Timing is everything. No watchmaker knows this better than A. Lange & Söhne, masters of the split-second chronograph, or rattrapante, which has taken the complication to new heights.
Realising the split-second function is difficult – timing must start at the same instant for, say, two runners in the same race who will obviously have different finishing times. The first runner finishes and the push piece stops the hand for the time to be recorded. The push piece is pressed again and the hand catches up to continue timing the second runner.
The seconds, minute and hour hands are activated simultaneously, with the rattrapante blued steel hands stopped by the push piece to measure lap times while the rhodium chronograph hands continue to run. Pressing the push piece again causes the stopped hands to reactivate and catch up with the running hands.
Only 100 Triple Split chronographs will be released, in a 43.2mm white gold case with grey dial.
In a poignant tribute to founder Walter Lange, who died in January 2017, A. Lange & Söhne has created four new
1815 models with an interesting complication, fittingly titled 1815 “Homage to Walter Lange”. The calibre is known as L1924, Lange’s birth year and the first three digits of the reference number are his date of birth, 297.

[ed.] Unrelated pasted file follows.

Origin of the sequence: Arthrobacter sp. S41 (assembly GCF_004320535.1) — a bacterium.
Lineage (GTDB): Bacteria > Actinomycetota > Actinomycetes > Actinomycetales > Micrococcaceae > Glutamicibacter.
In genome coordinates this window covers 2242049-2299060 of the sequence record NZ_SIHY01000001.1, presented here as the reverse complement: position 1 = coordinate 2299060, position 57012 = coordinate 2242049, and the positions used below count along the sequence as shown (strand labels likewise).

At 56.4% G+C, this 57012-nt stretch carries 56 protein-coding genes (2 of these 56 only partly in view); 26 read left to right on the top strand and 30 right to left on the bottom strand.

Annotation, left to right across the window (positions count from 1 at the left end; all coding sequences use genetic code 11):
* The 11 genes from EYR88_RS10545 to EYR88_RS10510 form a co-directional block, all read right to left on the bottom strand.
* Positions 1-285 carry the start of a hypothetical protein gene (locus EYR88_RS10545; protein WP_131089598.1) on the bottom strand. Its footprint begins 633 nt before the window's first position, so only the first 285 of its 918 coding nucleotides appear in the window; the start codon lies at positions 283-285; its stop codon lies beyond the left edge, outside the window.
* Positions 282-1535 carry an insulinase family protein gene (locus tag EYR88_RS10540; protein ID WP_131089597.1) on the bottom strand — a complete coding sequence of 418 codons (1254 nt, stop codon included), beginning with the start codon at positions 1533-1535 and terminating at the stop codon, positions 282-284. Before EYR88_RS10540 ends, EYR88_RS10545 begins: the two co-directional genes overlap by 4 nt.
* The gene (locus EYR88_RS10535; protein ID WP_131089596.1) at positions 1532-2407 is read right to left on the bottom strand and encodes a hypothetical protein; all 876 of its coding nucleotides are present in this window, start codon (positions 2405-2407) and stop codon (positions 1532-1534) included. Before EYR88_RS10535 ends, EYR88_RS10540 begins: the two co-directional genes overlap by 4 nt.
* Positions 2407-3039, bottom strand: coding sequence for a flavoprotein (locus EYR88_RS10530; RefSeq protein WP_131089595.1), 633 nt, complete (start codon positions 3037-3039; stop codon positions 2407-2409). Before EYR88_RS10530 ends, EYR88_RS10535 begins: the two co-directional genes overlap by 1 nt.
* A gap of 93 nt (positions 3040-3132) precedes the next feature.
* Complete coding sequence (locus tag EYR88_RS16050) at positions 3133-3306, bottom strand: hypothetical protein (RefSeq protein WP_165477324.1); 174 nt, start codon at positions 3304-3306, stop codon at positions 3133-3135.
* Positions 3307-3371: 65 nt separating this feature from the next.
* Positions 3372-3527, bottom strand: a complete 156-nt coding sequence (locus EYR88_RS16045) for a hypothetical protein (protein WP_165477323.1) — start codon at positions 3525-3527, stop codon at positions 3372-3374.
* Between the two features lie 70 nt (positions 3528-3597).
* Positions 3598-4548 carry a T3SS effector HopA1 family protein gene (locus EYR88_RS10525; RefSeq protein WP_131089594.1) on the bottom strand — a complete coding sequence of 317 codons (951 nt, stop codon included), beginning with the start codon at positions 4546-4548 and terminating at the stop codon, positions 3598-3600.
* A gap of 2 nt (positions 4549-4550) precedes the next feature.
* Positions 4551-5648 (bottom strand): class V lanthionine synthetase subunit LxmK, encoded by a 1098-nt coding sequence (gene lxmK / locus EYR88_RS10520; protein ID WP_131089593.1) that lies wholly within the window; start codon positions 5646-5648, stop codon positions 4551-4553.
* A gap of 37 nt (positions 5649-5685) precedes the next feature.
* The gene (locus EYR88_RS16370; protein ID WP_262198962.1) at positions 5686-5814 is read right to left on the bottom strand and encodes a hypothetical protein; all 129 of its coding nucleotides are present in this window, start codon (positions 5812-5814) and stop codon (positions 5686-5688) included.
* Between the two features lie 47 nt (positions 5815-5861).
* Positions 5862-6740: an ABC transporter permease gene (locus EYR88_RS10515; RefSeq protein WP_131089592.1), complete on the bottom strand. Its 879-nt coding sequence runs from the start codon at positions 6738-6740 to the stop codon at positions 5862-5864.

Among these references is a unique piece, to be auctioned off for charity. In a departure from A. Lange & Sohne’s usual white dial and white gold casing, this piece comes in a 40.5mm stainless case and a black enamel dial.
“When you want to do something unique, it should be something that is different. We rarely do black dials and we rarely do stainless steel, so we said, ‘why not do it for this one?’,” says brand CEO
Another eminent Lange, Ferdinand Adolph, invented the stoppable jumping seconds hand, which allows the precise measurement, 150 years ago. The blued seconds hand jumps from second to second and can be stopped using a push piece at 2 o’clock.
The jumping seconds complication has now been incorporated into three limited edition pieces in white (145 units), yellow (27 units) and rose gold (90 units), numbers which are significant in the history of the manufacture, and a one-of-a-kind model in stainless steel.
The 1815 collection has also been enlarged by two chronographs in rose gold with black or silver dials, featuring column-wheel control, flyback function and a pulsometer scale.
A. Lange & Söhne has been manufacturing in Saxony for 145 years, hand-assembling several thousand watches each year, periodically adding to its families of timepieces. Its Saxonia family is a tribute to its Saxon heritage and distinguished by “micromechancial ingenuity”. In 2018 the family welcomes three new models: Saxonia Outsize Date, Saxonia Moon Phase and Saxonia Thin in copper blue.
Saxonia Outsize Date in white or rose gold has the large date discs, for the first time in black, centred in a black galvanised solid silver face in a classic design. Like the Outsize Date, Saxonia Moon Phase is powered by L086.5 and is now offered with a black dial, with the outsize date apertures top centre, balanced by the moon phase disc at 6 o’clock. Be warned: adjustment is required every 122 years.